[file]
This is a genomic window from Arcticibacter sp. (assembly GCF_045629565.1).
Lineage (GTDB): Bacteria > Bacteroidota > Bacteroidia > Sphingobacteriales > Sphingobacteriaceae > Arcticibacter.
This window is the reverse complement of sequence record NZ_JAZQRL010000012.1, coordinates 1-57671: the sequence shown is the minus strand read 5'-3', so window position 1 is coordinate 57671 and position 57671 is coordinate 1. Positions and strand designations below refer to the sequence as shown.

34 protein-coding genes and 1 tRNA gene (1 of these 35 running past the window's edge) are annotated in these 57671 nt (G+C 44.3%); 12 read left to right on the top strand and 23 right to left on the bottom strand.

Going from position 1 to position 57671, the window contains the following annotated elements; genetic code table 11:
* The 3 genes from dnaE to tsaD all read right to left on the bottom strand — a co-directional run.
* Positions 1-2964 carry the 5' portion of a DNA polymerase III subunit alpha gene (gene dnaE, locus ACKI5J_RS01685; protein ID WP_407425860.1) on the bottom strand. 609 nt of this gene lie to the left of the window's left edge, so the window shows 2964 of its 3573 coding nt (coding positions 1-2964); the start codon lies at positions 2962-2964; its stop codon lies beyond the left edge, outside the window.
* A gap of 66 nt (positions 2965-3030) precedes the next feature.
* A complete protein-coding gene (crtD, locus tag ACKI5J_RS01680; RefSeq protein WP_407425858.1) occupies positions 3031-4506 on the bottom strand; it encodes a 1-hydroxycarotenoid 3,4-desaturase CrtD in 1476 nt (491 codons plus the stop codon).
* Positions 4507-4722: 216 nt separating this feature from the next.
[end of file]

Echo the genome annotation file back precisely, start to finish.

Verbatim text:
This is a genomic window from Arcticibacter sp. (assembly GCF_045629565.1).
Lineage (GTDB): Bacteria > Bacteroidota > Bacteroidia > Sphingobacteriales > Sphingobacteriaceae > Arcticibacter.
This window is the reverse complement of sequence record NZ_JAZQRL010000012.1, coordinates 1-57671: the sequence shown is the minus strand read 5'-3', so window position 1 is coordinate 57671 and position 57671 is coordinate 1. Positions and strand designations below refer to the sequence as shown.

34 protein-coding genes and 1 tRNA gene (1 of these 35 running past the window's edge) are annotated in these 57671 nt (G+C 44.3%); 12 read left to right on the top strand and 23 right to left on the bottom strand.

Going from position 1 to position 57671, the window contains the following annotated elements; genetic code table 11:
* The 3 genes from dnaE to tsaD all read right to left on the bottom strand — a co-directional run.
* Positions 1-2964 carry the 5' portion of a DNA polymerase III subunit alpha gene (gene dnaE, locus ACKI5J_RS01685; protein ID WP_407425860.1) on the bottom strand. 609 nt of this gene lie to the left of the window's left edge, so the window shows 2964 of its 3573 coding nt (coding positions 1-2964); the start codon lies at positions 2962-2964; its stop codon lies beyond the left edge, outside the window.
* A gap of 66 nt (positions 2965-3030) precedes the next feature.
* A complete protein-coding gene (crtD, locus tag ACKI5J_RS01680; RefSeq protein WP_407425858.1) occupies positions 3031-4506 on the bottom strand; it encodes a 1-hydroxycarotenoid 3,4-desaturase CrtD in 1476 nt (491 codons plus the stop codon).
* Positions 4507-4722: 216 nt separating this feature from the next.